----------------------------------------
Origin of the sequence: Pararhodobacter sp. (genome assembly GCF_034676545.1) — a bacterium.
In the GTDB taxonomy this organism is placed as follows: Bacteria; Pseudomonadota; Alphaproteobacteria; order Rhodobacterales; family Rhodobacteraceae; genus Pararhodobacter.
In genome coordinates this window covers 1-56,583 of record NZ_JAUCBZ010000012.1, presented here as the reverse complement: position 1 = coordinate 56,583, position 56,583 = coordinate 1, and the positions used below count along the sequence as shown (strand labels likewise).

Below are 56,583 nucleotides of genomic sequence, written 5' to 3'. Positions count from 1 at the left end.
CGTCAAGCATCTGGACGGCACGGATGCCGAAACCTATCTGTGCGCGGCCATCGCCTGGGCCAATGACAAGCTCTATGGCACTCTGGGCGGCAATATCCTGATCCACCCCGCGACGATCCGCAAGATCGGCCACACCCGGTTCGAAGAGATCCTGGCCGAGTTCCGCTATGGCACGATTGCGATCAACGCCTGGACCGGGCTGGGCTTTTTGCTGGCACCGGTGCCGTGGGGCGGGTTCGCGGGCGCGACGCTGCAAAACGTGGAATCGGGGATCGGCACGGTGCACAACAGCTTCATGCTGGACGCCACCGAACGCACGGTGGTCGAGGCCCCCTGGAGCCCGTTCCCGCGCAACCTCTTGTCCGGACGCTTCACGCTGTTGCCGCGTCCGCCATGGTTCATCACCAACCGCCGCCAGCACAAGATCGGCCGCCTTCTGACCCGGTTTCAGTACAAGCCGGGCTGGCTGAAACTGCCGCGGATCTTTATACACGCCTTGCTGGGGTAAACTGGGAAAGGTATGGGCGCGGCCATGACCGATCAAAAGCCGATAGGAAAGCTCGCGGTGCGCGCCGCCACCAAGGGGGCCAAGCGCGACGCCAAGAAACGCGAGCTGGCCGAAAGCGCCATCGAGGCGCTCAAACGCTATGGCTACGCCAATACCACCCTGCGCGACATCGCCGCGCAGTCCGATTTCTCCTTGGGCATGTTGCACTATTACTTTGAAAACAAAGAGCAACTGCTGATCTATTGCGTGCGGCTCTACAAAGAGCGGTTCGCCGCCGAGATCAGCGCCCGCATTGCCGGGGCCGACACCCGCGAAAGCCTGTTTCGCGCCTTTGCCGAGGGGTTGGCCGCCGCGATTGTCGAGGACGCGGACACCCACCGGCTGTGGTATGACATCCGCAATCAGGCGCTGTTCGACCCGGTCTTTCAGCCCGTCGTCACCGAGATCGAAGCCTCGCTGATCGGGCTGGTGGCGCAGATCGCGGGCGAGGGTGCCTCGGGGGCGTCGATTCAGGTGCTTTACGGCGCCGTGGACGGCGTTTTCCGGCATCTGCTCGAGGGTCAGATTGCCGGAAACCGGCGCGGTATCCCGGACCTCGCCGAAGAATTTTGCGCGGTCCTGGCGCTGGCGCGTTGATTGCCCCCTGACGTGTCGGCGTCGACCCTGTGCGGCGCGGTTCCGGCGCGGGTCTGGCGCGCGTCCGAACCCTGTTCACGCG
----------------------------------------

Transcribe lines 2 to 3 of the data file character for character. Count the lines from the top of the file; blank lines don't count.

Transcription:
In the GTDB taxonomy this organism is placed as follows: Bacteria; Pseudomonadota; Alphaproteobacteria; order Rhodobacterales; family Rhodobacteraceae; genus Pararhodobacter.
In genome coordinates this window covers 1-56,583 of record NZ_JAUCBZ010000012.1, presented here as the reverse complement: position 1 = coordinate 56,583, position 56,583 = coordinate 1, and the positions used below count along the sequence as shown (strand labels likewise).